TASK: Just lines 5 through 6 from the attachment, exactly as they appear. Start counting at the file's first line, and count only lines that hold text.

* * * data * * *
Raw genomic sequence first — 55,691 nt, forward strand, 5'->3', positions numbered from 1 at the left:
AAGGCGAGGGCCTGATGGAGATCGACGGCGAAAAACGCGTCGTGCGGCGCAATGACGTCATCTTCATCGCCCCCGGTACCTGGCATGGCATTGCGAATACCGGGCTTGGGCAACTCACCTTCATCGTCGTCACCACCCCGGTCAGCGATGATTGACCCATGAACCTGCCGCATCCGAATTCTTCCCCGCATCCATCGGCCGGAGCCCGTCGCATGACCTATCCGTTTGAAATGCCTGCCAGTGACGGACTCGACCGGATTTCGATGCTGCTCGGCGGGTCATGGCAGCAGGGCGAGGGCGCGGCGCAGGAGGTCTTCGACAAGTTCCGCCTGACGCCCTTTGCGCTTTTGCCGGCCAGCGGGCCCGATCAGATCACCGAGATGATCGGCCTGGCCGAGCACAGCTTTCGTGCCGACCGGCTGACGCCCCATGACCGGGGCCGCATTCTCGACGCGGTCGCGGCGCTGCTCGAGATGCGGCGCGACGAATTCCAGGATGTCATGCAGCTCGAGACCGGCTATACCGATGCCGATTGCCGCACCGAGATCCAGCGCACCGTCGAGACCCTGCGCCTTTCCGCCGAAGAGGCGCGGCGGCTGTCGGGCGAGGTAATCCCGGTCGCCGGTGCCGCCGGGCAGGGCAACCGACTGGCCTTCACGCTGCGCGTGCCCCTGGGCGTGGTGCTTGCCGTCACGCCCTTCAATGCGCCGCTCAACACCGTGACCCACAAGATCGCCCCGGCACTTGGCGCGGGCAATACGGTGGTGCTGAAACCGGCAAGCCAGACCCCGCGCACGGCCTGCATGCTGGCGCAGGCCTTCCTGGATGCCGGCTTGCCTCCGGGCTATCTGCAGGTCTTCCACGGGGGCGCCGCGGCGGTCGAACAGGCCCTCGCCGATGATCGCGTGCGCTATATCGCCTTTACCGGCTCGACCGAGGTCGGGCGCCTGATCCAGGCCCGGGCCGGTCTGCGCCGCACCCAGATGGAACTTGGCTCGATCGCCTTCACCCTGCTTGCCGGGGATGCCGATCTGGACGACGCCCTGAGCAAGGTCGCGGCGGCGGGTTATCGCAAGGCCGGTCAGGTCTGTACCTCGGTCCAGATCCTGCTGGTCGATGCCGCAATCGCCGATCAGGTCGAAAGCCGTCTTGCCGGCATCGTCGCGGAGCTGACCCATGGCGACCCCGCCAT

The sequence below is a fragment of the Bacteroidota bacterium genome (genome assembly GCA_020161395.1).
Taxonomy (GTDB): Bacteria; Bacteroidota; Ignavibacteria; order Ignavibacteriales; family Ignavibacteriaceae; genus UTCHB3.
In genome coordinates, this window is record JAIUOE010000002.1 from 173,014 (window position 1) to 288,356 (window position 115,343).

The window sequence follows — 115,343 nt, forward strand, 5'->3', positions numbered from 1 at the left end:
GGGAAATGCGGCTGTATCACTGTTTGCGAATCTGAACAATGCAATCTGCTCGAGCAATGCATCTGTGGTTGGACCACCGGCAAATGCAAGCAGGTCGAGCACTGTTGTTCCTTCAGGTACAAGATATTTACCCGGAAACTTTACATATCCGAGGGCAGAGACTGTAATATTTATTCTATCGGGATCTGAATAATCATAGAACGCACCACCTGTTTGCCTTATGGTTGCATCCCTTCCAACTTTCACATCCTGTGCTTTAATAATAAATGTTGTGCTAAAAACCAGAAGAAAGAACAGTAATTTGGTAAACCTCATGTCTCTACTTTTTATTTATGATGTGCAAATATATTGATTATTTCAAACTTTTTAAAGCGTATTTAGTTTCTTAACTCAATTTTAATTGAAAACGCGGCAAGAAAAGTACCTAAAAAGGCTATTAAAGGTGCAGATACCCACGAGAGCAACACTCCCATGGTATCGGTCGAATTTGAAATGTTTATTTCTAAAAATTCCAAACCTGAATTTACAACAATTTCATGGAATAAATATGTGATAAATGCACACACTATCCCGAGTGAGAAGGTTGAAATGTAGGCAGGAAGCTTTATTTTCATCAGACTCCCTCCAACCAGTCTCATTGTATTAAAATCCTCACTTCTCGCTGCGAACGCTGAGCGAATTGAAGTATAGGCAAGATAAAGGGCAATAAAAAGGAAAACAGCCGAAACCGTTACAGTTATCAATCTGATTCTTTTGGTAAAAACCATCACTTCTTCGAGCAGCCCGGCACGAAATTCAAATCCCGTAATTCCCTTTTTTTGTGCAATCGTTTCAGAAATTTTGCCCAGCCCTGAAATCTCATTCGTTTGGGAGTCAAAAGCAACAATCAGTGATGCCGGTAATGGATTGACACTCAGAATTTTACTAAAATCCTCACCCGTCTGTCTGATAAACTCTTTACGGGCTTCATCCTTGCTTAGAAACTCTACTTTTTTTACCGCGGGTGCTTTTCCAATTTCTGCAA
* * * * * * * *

In genome coordinates, this window is record JAIUOE010000002.1 from 173,014 (window position 1) to 288,356 (window position 115,343).

The window sequence follows — 115,343 nt, forward strand, 5'->3', positions numbered from 1 at the left end: